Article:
FTY-720 is rapidly phosphorylated in vivo by sphingosine kinase to form FTY-720-phosphate (FTY-720-P) and that FTY-720-P is the biologically active principle (5). A phosphorylated form of FTY-720 subsequently was found to be an agonist for S1P1,3–5 but not S1P2 receptors (5, 23) and was postulated to be the mediator of the immunosuppressive effect of FTY-720 (5, 23). The relative contributions of different mechanisms of action of FTY-720 may depend on the receptor subtypes.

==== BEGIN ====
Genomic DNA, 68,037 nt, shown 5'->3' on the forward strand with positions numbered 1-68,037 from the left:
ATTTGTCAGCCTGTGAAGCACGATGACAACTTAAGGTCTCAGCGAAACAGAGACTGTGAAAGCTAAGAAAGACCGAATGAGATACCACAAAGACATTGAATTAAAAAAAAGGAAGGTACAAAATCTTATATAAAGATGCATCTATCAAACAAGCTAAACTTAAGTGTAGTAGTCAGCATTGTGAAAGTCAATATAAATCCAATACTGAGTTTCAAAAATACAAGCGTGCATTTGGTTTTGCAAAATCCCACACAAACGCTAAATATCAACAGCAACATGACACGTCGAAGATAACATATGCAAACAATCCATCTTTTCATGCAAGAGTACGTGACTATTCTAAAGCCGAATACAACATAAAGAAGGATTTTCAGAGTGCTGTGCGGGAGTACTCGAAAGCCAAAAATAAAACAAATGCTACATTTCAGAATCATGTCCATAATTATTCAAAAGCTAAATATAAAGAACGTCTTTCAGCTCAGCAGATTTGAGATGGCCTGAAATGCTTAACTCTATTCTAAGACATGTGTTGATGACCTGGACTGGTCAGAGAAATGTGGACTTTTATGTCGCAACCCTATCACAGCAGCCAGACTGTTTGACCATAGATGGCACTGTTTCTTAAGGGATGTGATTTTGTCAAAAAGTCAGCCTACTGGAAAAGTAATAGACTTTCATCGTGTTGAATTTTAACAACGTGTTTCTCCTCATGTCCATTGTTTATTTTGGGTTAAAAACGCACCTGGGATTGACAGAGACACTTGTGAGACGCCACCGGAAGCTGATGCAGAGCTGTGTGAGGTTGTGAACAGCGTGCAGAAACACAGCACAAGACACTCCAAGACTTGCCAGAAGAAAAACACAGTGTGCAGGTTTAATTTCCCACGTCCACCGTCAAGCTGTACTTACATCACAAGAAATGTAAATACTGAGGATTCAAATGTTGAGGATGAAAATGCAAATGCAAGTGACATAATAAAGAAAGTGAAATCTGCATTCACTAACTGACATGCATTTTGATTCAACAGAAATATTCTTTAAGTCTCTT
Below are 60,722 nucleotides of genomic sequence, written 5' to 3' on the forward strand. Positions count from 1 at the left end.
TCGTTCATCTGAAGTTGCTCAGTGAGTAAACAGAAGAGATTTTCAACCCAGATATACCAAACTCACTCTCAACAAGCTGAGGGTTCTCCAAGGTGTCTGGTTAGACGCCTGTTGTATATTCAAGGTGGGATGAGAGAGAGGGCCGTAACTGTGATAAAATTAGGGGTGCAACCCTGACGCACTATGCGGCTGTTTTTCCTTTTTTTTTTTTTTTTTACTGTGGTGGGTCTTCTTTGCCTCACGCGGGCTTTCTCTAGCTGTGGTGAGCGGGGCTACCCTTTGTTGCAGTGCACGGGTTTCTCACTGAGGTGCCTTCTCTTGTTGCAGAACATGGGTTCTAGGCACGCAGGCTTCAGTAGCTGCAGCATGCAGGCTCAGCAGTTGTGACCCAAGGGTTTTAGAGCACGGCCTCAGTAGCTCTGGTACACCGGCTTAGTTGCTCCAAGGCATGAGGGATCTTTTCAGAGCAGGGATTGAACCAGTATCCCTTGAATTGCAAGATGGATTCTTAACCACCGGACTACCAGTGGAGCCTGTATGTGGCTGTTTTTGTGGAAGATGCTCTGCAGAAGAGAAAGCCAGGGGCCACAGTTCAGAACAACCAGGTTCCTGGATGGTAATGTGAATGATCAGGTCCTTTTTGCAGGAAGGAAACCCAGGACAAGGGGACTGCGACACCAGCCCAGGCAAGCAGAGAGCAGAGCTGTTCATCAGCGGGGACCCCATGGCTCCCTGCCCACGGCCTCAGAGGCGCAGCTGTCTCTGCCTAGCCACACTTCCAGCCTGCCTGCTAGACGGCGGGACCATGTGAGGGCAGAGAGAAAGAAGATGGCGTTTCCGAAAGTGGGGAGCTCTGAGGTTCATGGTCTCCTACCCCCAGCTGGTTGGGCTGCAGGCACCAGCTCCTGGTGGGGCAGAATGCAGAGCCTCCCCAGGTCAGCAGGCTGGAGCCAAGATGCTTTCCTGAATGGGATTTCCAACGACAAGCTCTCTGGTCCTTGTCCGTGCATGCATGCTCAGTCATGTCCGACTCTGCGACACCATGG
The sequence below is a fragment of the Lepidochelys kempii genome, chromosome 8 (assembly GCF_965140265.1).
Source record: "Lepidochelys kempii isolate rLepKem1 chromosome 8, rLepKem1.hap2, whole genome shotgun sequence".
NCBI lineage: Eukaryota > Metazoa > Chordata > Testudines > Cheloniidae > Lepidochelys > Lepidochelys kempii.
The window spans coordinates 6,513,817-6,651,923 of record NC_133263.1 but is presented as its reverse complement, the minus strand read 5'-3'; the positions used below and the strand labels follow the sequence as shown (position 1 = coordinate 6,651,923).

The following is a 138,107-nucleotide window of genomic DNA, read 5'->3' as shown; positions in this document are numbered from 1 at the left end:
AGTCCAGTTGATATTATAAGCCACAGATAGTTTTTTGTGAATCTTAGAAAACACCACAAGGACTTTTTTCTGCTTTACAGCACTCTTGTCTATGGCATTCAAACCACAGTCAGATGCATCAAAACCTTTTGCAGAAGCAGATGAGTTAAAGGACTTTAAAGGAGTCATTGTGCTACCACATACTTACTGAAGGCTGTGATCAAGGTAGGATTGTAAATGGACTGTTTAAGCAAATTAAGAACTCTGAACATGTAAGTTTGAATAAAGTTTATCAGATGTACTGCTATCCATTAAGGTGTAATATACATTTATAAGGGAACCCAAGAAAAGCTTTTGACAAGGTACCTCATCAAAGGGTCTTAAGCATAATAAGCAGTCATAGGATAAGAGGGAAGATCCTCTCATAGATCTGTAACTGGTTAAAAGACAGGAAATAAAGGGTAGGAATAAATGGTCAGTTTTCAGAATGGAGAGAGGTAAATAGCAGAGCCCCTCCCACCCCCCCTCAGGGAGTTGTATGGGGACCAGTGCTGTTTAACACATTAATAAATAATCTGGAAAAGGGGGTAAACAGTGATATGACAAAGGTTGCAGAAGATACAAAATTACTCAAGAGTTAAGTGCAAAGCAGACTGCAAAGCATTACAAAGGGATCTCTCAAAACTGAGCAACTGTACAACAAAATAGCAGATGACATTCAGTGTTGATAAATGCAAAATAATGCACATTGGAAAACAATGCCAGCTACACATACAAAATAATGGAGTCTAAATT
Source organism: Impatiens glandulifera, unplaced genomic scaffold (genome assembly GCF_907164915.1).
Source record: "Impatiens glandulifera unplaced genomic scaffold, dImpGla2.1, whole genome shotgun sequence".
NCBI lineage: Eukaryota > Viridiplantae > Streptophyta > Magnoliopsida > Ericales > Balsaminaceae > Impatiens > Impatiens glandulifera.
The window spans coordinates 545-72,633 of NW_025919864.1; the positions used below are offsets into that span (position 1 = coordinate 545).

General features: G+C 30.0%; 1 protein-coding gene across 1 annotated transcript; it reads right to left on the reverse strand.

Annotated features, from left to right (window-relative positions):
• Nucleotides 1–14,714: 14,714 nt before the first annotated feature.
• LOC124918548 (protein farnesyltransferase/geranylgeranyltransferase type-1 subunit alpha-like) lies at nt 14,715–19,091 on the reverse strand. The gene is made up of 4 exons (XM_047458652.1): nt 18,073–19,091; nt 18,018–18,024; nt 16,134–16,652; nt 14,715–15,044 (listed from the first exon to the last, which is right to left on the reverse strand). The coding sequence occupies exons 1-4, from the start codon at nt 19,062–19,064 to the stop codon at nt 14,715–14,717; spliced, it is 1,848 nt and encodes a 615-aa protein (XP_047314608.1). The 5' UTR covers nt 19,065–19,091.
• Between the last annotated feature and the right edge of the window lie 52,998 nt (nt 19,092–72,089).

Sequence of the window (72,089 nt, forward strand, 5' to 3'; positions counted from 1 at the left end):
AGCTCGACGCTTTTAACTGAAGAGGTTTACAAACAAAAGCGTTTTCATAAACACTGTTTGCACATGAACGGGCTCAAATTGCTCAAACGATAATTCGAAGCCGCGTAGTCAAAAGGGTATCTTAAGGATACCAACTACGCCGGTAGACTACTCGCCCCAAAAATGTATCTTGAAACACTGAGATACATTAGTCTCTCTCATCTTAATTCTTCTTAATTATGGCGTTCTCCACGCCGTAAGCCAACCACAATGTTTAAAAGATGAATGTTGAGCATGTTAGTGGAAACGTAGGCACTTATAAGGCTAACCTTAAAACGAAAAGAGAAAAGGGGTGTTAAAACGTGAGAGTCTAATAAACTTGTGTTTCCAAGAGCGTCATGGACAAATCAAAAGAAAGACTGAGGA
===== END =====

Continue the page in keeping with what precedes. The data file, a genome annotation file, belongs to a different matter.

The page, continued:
FTY-720 was demonstrated to prolong allograft survival in several transplant animal models (16, 18). The possible mechanism of its immunomodulation was related to sequestration of peripheral blood lymphocytes to secondary lymphoid organs and selective induction of infiltrated lymphocyte apoptosis (23, 31, 39). Recently, FTY-720 has been found to be able to prevent IRI in the liver (1, 22) and kidneys (38); however, these studies mainly focused on FTY-720-induced lymphopenia. Our study extends these findings and demonstrates that specific S1P1 receptor activation by FTY-720 induces tissue protection. This conclusion is drawn from studies using SEW-2871, a specific S1P1 agonist with no demonstrated activity against S1P2–5 (10, 34). Furthermore, we demonstrate that the administration of this compound protected kidneys from IRI in a dose-dependent manner. The protective effect of the nonselective compound FTY-720 was reversed with VPC-44116, a selective S1P1 antagonist (10). VPC-44116 is the phosphonate analog of VPC-23019, which is a phosphate and has the same profile at the S1P receptors as VPC-23019 (Ref. 10 and unpublished results, Lynch K). Interestingly, the effect of VPC-44116 in blocking FTY-720 on plasma creatinine and MPO activity was not associated with reversal of lymphopenia induced by FTY-720 treatment. These data suggest the possibility that FTY-720 may have additional effects independent of lymphocytes. Together, our results strongly suggest that S1P1 activation reduces IRI and this receptor type is the primary target of FTY-720 in mediating tissue protection. The tissue- protective effect of FTY-720 was associated with attenuation of lymphocyte, macrophage, and neutrophil infiltration, a result consistent with the prevailing view that inflammatory cell infiltration appears to play an important role in the pathogenesis of IRI (13, 27, 40).